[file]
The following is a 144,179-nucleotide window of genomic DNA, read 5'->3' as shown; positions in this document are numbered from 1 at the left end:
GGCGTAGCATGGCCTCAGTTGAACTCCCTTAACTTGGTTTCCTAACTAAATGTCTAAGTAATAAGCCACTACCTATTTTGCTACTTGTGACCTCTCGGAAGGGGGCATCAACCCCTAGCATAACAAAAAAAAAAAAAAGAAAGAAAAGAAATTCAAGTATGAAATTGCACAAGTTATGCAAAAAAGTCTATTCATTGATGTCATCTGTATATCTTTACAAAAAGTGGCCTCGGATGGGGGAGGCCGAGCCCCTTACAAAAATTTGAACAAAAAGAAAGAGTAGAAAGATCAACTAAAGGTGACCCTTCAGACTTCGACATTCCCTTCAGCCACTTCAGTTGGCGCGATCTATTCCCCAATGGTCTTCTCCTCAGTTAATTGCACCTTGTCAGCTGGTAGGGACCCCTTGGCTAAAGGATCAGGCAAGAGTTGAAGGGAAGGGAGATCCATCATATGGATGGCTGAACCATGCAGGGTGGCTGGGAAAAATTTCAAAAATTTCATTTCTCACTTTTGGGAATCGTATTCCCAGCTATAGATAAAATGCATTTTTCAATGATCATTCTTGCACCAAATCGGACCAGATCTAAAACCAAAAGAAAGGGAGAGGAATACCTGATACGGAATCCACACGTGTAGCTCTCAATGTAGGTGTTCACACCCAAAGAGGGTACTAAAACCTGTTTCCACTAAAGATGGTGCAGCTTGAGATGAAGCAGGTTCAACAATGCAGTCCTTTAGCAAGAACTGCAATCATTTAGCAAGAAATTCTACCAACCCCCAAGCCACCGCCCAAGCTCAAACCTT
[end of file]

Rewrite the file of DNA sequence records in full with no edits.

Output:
The following is a 144,179-nucleotide window of genomic DNA, read 5'->3' as shown; positions in this document are numbered from 1 at the left end:
GGCGTAGCATGGCCTCAGTTGAACTCCCTTAACTTGGTTTCCTAACTAAATGTCTAAGTAATAAGCCACTACCTATTTTGCTACTTGTGACCTCTCGGAAGGGGGCATCAACCCCTAGCATAACAAAAAAAAAAAAAAGAAAGAAAAGAAATTCAAGTATGAAATTGCACAAGTTATGCAAAAAAGTCTATTCATTGATGTCATCTGTATATCTTTACAAAAAGTGGCCTCGGATGGGGGAGGCCGAGCCCCTTACAAAAATTTGAACAAAAAGAAAGAGTAGAAAGATCAACTAAAGGTGACCCTTCAGACTTCGACATTCCCTTCAGCCACTTCAGTTGGCGCGATCTATTCCCCAATGGTCTTCTCCTCAGTTAATTGCACCTTGTCAGCTGGTAGGGACCCCTTGGCTAAAGGATCAGGCAAGAGTTGAAGGGAAGGGAGATCCATCATATGGATGGCTGAACCATGCAGGGTGGCTGGGAAAAATTTCAAAAATTTCATTTCTCACTTTTGGGAATCGTATTCCCAGCTATAGATAAAATGCATTTTTCAATGATCATTCTTGCACCAAATCGGACCAGATCTAAAACCAAAAGAAAGGGAGAGGAATACCTGATACGGAATCCACACGTGTAGCTCTCAATGTAGGTGTTCACACCCAAAGAGGGTACTAAAACCTGTTTCCACTAAAGATGGTGCAGCTTGAGATGAAGCAGGTTCAACAATGCAGTCCTTTAGCAAGAACTGCAATCATTTAGCAAGAAATTCTACCAACCCCCAAGCCACCGCCCAAGCTCAAACCTT